There’s More to Hemp Than CBD for Ireland
Hemp is more than 'CBD'. It is a front-line solider ready to battle global warming. Hemp can support Ireland in reducing its carbon spend.
How can hemp help the environment?
Hemp is a versatile, fast-growing commercial crop that can provide food, clothing, bedding, shelter and more. It can clean up contaminated soil, battle oil spills, offer an alternative to plastic and be used as a crop for marginal land.
However, hemp will only offer solutions to our current climate crisis and become our climate change 'silver bullet' if regulators develop a framework for farmers and processing companies to use the plant to its full potential. Here in Ireland we have the opportunity to use this crop in a truly sustainable manner.
Is hemp a viable alternative for farmers in Ireland?
Hemp can offer farmers a viable commercial opportunity (without sacrificing their land to 20 years of afforestation) while off-setting carbon emissions in line with our Government’s climate action plan. Irish farmers are living in a time of vast uncertainty. With tillage crops not yielding positive results as before, and dairy farmers becoming increasingly frustrated with the industry, there is an urgent need for Irish farmers to proactively protect themselves against potential instabilities further down the line. Hemp is a renewable and robust alternative to traditional crops. Low-cost, low-input, and naturally resistant to most pests and weeds, its economic burden is noticeably lower than that of its substitutes. It is currently grown and cultivated worldwide, and used in clothing, skin-care, dietary supplements, clothing, industrial materials and more. Hemp offers solutions to our challenges around carbon tax and it fits in perfectly with Ireland's Climate Action Plan.
Do Irish farms have an advantage?
Hemp producers in other countries are forced to cultivate the crop using vast amounts of energy for indoor grows or massive amounts of water for outdoor irrigation. Others are burning enormous amounts of oil to fuel elaborate drying hemp systems. (This one is especially nonsensical in a time when there are greener, cheaper and more effective solutions readily available.) If one starts to calculate the amount of oil used to ship raw biomass and crude oils around the world as well as the amount of plastic used in many hemp derived end consumer goods, then this environmentally friendly crop begins to do more harm than good.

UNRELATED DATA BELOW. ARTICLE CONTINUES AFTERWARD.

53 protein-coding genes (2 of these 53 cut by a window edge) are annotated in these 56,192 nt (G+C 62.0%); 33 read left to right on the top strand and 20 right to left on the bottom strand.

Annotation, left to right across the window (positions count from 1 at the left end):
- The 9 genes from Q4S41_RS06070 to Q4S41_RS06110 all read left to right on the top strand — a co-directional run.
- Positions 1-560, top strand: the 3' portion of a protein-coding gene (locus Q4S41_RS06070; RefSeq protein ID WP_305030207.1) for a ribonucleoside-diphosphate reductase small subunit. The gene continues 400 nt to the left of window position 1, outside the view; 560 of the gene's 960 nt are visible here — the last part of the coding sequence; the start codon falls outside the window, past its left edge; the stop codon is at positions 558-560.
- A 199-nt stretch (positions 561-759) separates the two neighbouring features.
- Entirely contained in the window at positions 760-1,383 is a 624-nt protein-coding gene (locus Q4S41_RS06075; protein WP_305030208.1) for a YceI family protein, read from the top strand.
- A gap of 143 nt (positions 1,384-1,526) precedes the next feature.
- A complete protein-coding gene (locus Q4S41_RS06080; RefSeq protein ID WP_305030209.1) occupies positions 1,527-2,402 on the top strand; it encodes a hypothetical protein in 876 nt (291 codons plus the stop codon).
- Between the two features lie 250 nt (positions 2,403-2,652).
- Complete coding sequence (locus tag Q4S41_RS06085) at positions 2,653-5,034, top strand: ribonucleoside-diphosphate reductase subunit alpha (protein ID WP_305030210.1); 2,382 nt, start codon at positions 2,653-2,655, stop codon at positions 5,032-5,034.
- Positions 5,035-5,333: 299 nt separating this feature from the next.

Ireland is late to the game with regard to the cultivation and processing of hemp. However, we can still grab a slice of the action and we certainly don’t need to reinvent the wheel. Ireland's farming community is knowledgeable, energetic and hungry for change. In Canada and America much of the waste and unnecessary use of oil/energy is due to government imposed regulations. While the Irish government is ironing out the kinks in our regulatory framework and putting systems in place to support our farmers to switch to carbon heavy animal farming, we should be encouraging them to consider the environmental impacts of those regulations.
For example, outdoor cultivation will obviously be far more energy conservative than indoor growing. Let us use our copious amounts of rain to water our crops. Crops could be grown with as few inputs as possible, thus saving our environment from nasty pesticides and run offs into our rivers and lakes. Circular agricultural practices should be encouraged and incentives put in place to allow farmers (especially those in rural areas or with marginal land) to cultivate this winning crop.
Hemp can make circular agriculture a reality.
- Circular manufacturing and agricultural practices save money and create less waste.
- Organic soil naturally captures more atmospheric carbon.
- Farming practices that keep soil disturbance to a minimum keep more carbon in the ground, drawing it down so that it’s not further contributing to emissions.
- When grown in organic soil and sown in a sustainable manner, hemp could be a true hero and can sequester more carbon per acre per year than an acre of trees.
- If smart farming practices were applied to just 6000 licensed hemp acres in Ireland right now and regulatory frameworks were in place for the onward sale and process of the whole plant, Ireland would be on the road to reducing its carbon bill significantly.
What work is left to do?
The Irish industry needs to evaluate the mistakes of others and study what this plant can truly do. Only careful consideration of practices abroad and research into the full supply chain at home will enable this crop to aid in tackling our climate crisis.
Hemp won't save the world but it can offer real solutions.
Not in a few years.
Not next year.
If you are interested in growing hemp on your farm or using hemp in some consumer products please get in touch with us. We also suggest you contact your local TD or Minister and inform them of the opportunities that could be afforded to our farms and our Climate Action Plan if a sensible regulatory system were put in place for hemp cultivation and processing.
Further details: firstname.lastname@example.org
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